[00:06:00] As the director of the program, I’m suddenly responsible for bringing her body back to the Untied States and figuring out why she died. I opened up her journal, and she had been writing a lot in her journal. In the last page or so, it discloses the words “I am a bodhi sattva,” which in Buddhist terminology, this means I am on the path to enlightenment. Basically, a bodhi sattva is like an angel. And she had come to this realization in her mediations that she was just on the cusp of Buddha-hood, and all she had to do was commit suicide to get there. Obviously this sounds like madness, this sounds totally crazy. And as the same time as the director, I need to bring her body back home. For three days I’m stuck with her corpse, taking her through autopsy. People are weirdly fighting over her body parts. They’re trying to get pieces of her brain and her liver to various pathology labs, her family at home wants her body for cremation. And I’m negotiating this sitting by her corpse after meditating on death for some time.

[00:07:00] I had several realizations at this point in my life. One, I don’t want to go back to anthropology. Two, what is it about a person when they go from you and I talking in command of our environment and ourselves, to the meat of us that is suddenly now, I’m trying to protect her body from people trying to take it. That’s something that you and I do. This led me down this investigative path when I decided to become a journalist around this moment where I started investigating the ways that the body gets caught up in commerce. Especially in India, people buy and sell kidneys, skeletons, hair, teeth, you name it. If it’s part of you, it can come up for sale. I spent six years looking into organ trafficking in, I’ve become one of the world experts on organ trafficking. I’ve got a copy right here, I wrote this book, The Red Market, where I … can you see it?

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Guy

I can, yeah. It looks good.

Scott

[00:08:00]
I was working for Wired, I did stuff for NPR, National Geographic, Mother Jones, and I went hard in trying to understand what happens when we lose control of our bodies, and when economic systems start defining the value. I’ll tell you, it gets real dark. A lot of my characters die in this. While I was investigating this, investigating criminal networks of organ traffickers, I’m also wondering, going back to that moment where my student killed herself, and wondering how can something so beautiful as the search for enlightenment and nirvana, how can that go so wrong?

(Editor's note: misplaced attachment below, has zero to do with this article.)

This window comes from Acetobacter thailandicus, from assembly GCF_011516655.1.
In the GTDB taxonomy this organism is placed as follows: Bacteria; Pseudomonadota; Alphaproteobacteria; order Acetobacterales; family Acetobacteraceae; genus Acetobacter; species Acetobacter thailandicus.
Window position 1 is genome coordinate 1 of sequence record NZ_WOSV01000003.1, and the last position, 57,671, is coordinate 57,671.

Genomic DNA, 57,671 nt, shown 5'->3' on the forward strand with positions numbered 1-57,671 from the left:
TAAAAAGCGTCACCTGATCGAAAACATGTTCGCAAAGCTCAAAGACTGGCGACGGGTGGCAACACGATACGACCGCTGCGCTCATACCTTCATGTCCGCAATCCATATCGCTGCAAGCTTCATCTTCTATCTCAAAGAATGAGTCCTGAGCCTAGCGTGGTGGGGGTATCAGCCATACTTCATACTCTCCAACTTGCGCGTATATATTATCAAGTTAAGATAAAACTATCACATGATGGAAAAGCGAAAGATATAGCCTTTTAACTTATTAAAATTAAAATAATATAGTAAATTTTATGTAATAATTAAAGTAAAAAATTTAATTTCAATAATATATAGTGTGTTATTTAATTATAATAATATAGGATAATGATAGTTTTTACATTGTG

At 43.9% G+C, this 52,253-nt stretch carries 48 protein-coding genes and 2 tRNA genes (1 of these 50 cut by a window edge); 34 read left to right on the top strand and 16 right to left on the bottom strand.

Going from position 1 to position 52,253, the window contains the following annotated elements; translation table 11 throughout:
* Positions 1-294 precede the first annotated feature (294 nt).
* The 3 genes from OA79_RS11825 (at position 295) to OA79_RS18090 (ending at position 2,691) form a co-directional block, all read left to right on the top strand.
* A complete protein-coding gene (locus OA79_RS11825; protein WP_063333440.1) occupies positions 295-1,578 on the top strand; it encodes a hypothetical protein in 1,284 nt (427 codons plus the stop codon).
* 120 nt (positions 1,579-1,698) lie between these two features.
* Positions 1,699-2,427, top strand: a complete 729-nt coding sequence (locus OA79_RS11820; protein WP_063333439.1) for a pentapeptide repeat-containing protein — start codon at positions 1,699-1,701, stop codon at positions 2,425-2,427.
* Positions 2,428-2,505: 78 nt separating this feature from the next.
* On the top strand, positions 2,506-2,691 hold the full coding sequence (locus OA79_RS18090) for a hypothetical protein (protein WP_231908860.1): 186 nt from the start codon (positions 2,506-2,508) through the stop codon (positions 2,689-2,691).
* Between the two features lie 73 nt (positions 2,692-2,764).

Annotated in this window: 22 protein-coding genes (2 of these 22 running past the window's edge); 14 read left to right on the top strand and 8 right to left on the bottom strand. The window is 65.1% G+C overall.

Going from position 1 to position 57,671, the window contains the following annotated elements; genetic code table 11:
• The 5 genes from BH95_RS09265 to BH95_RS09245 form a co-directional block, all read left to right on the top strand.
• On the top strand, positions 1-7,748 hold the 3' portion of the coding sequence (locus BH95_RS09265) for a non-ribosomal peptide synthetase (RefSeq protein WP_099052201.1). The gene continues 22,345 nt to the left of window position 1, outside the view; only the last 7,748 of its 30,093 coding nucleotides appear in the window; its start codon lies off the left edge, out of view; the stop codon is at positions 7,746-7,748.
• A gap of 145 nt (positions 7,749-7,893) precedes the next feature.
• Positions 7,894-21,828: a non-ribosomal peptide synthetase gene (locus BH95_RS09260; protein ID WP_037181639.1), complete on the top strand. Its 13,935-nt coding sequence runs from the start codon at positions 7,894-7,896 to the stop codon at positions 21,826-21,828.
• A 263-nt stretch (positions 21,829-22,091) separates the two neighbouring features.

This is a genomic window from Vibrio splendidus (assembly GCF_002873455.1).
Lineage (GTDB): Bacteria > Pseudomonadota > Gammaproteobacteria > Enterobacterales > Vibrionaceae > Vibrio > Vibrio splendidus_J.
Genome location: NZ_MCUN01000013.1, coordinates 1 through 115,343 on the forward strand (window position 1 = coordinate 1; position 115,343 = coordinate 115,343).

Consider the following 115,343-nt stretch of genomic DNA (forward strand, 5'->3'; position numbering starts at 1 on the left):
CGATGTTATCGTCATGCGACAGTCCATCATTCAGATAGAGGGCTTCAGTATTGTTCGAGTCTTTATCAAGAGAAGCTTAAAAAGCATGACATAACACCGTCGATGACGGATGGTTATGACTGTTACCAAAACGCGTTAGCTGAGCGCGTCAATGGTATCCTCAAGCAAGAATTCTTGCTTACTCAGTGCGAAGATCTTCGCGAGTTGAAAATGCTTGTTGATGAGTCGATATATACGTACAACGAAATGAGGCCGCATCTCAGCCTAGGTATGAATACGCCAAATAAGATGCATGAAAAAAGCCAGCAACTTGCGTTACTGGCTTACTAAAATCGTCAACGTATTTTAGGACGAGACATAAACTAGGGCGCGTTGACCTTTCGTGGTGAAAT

[00:09:00] I started collecting journals of people who either died, or committed suicide, or went to mental asylums on meditation retreats. It turns out, there’s a huge number of people who go insane when they get too focused on their spiritual practices. Oftentimes, it’s this allurement of superpowers of some sort. There’s this idea, I don’t know if you’ve ever meditated, but when you first start you might be sitting on your cushion closing your eyes, and you’ll see light flip behind your eyelids, and time will seem to speed up and slow down. And you’ll feel like you’re growing so fast. There’s this allure of what, in the yoga tradition, are siddhis, or miracles. If you look in the yoga sutras, it’s five chapters talking about breathing, being one with everything, and there’s one chapter about possessing people through their anus, walking through walls, floating, it’s crazy.